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Camping economic impact

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Camping economic impact

Unread postby hilldude on Tue Mar 18, 2008 9:40 pm

Noted skipnchar said Kansas campgrounds had gone to pot.in another post sorry to hear this.I think campers have a positive impact on the economy. when I camp at state parks in WV i see lots of out of state campers.at beech fork state park 15 mi from Ohio lots of Ohio tags. when camping in southern WV tags from eastern US.the problem is convincing short sighted state legislators state parks have a positive impact like motels.We are lucky to have several state and federal camping areas.
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Re: Camping economic impact

Unread postby Zinger on Tue Mar 18, 2008 9:46 pm

I think the politicians have more important things that dont create revenue to spend our money on :!:
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Re: Camping economic impact

Unread postby skipnchar on Tue Mar 18, 2008 10:01 pm

Politicians seem to cave into the "no tax increase" chants so when the money isn't there they cut services instead. They don't seem to understand that there are ALWAYS other options. I'm willing to pay a bit more if I get a bit more so why not raise the rates for users and IMPROVE the services? The way they're doing it right now is just a long slippery slope to really BAD park system that NOBODY wants to use. Missouri has some great state parks, Oklahoma has some of the best in the west and Arkansas, I'm told, even honors Golden Age Passports in THEIR great state parks. Wonder where folks are going to choose camp?
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Re: Camping economic impact

Unread postby hogcall on Tue Mar 18, 2008 10:26 pm

COE campgrounds in Arkansas announced several cut this year. Shorter seasons in a few of our favorite parks. Some parks will only open part of the spaces. We were in an Arkansas State Park this weekend and they are still in great shape. The park was full and more than half the units had out of state plates. I hope the State keeps up the work it is doing. It only takes a small cut to see a decline.
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Re: Camping economic impact

Unread postby jp rver on Thu Mar 20, 2008 1:29 am

Yes our state parks in Missouri are great! It is nice to hear the state parks in Oklahoma and Arkansas are top notch as well.

Most of the time, the towns near a state park get a large amount of revenue from the folks visiting that park. I always seem to have to "go to town" for something when we are on a trip. Keeping parks attractive is very important to the economic health of the surrounding communities.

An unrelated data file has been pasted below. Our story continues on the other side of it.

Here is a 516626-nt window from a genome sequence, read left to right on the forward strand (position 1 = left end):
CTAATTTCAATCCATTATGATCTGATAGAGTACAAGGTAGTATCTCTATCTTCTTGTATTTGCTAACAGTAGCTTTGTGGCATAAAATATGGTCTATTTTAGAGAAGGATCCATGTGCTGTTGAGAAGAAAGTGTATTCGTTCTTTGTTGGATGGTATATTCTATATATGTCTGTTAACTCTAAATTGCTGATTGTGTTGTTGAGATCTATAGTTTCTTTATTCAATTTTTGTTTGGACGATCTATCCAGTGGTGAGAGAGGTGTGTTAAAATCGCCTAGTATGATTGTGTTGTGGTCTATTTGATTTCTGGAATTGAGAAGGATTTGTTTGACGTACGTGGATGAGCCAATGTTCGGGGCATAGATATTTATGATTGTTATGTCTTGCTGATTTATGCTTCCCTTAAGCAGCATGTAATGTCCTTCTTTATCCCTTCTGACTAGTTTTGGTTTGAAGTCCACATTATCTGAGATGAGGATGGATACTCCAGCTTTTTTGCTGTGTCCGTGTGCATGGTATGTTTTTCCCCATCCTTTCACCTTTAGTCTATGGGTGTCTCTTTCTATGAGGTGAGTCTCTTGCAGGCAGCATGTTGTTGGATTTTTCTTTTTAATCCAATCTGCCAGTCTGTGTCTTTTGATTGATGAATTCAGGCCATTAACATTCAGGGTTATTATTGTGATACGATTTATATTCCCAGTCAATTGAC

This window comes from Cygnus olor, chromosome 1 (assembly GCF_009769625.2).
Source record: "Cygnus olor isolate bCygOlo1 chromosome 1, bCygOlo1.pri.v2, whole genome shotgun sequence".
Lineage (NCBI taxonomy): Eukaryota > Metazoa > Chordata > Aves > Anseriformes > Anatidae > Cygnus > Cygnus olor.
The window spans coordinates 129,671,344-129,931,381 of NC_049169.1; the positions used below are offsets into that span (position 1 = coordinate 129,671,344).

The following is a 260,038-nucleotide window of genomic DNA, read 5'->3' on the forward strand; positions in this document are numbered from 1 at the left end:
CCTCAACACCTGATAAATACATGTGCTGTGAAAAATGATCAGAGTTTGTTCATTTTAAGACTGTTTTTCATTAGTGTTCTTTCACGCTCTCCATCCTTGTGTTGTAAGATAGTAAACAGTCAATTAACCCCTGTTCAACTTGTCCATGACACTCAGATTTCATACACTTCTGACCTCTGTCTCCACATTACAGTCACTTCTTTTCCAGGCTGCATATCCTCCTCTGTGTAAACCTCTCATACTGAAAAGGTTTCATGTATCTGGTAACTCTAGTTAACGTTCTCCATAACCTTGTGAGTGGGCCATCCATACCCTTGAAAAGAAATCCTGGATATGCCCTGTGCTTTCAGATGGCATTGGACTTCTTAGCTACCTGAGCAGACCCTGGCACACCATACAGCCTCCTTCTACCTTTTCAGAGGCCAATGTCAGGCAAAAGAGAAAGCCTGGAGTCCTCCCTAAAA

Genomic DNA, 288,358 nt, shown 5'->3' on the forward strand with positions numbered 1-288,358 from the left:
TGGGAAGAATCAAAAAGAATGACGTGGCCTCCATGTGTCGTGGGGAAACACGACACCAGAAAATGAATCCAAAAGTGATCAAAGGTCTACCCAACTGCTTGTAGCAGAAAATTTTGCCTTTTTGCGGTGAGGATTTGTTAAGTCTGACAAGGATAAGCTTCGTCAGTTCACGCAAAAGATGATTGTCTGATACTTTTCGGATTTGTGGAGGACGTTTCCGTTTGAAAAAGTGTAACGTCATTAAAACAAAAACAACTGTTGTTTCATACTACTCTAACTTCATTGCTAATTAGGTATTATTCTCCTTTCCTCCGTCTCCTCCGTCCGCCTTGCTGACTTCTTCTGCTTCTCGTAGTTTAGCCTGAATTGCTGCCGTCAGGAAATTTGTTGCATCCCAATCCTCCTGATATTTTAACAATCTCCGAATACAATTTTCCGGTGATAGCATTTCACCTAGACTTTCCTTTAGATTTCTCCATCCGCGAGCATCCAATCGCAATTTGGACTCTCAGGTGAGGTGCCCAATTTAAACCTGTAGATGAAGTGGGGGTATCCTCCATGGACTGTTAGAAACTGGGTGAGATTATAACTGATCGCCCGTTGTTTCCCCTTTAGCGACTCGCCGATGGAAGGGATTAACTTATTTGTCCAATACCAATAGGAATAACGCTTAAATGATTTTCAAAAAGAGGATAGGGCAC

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Re: Camping economic impact

Unread postby PrivatePilot on Thu Mar 20, 2008 8:16 am

Thankfully the funding for our Provincial Parks here in Ontario hasn't been touched financially, or at least that I've heard of, but (at least so far) Canada hasn't fell into recession like the US has so our budgets are still in the black here for the most part.

Quite to the contrary, after having visited a few Provincial Parks last summer that I hadn't visited in about 5 or more years previously I was extremely surprised to see at how much they've "cleaned up" and upgraded the places overall. New bathrooms, upgraded electrical, more hiking and interpretive trails with better markings, etc.

I know that there was at least one local campground that I used to visit frequently (which was run by a local conservation authority) that closed a number of years back when new water quality rules were introduced by the province, but the authority didn't have the money to upgrade the campground water system.
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Re: Camping economic impact

Unread postby cougarlover on Thu Mar 20, 2008 1:33 pm

i like this topic and am very curious to your thoughts on the below questions? Are they related?

Everyone is talking about taxes and the government's responsibity but what about our part?
I used to work for an energy bar company and they really instilled in me the idea of covering up our foot prints. We need to make sure that when we have gone home that we leave it like we left it, ie covering our own foot prints. How much is our responsibility? or do we solely rely on tax dollars to maintain our parks?


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Re: Camping economic impact

Unread postby Zinger on Thu Mar 20, 2008 5:45 pm